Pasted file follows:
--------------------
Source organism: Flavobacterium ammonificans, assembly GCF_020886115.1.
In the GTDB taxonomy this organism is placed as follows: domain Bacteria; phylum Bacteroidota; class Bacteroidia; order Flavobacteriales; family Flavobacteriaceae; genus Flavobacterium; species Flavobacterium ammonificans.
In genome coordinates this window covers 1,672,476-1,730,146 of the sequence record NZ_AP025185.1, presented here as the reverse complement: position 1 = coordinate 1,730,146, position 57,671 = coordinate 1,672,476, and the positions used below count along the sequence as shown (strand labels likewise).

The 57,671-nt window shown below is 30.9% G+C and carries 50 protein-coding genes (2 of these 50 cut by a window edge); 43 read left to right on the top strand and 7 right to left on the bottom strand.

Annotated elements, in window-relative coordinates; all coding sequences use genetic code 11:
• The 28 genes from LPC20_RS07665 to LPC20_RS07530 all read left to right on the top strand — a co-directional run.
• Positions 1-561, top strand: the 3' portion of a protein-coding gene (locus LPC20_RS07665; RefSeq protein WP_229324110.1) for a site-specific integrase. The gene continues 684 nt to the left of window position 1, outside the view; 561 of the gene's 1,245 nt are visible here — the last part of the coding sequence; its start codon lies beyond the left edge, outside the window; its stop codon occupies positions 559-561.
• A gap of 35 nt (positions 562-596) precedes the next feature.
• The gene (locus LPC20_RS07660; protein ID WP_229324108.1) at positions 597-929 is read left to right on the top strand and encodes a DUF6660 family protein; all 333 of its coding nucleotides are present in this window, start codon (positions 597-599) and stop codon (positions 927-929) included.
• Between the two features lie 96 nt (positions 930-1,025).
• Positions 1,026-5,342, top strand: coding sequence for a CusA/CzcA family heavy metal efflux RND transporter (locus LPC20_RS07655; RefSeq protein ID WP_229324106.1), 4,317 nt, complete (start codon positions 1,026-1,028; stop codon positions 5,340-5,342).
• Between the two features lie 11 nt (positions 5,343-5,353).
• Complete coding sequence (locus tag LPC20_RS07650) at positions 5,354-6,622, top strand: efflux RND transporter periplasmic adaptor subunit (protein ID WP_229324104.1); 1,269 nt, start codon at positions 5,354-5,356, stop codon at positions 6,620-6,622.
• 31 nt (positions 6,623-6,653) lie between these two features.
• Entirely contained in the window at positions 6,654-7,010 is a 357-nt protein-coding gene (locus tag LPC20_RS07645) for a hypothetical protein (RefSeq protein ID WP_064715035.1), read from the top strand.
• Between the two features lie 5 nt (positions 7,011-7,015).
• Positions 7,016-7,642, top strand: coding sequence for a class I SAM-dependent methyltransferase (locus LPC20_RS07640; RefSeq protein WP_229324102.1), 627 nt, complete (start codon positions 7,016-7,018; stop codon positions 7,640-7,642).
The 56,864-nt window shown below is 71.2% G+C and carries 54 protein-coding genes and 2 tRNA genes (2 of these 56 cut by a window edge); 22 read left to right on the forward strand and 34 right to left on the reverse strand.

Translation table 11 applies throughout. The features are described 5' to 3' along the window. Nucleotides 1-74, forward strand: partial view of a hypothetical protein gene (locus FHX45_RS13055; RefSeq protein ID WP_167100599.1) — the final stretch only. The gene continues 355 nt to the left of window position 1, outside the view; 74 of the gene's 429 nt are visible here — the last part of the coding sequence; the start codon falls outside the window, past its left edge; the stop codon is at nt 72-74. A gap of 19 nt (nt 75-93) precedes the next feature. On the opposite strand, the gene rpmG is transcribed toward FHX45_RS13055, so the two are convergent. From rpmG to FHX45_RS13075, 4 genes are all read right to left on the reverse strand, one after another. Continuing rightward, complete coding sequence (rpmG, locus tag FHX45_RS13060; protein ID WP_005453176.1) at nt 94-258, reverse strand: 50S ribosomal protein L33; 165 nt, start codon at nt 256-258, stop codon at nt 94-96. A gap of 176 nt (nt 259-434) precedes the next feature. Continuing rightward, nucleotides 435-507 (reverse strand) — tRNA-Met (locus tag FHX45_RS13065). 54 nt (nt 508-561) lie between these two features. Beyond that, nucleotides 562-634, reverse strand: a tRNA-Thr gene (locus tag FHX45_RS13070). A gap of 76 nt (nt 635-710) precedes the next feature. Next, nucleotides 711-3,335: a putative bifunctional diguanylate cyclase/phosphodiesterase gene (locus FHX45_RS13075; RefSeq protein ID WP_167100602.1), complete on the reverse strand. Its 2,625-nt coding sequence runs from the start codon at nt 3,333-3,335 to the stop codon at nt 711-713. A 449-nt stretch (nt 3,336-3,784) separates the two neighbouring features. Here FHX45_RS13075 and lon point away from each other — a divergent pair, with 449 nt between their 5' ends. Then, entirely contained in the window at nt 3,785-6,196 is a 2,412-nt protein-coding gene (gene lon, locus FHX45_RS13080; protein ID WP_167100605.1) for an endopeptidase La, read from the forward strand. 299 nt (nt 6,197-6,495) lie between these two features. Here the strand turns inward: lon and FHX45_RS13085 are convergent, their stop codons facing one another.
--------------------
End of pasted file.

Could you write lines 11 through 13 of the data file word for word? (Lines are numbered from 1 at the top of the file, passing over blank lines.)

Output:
• Positions 1,026-5,342, top strand: coding sequence for a CusA/CzcA family heavy metal efflux RND transporter (locus LPC20_RS07655; RefSeq protein ID WP_229324106.1), 4,317 nt, complete (start codon positions 1,026-1,028; stop codon positions 5,340-5,342).
• Between the two features lie 11 nt (positions 5,343-5,353).
• Complete coding sequence (locus tag LPC20_RS07650) at positions 5,354-6,622, top strand: efflux RND transporter periplasmic adaptor subunit (protein ID WP_229324104.1); 1,269 nt, start codon at positions 5,354-5,356, stop codon at positions 6,620-6,622.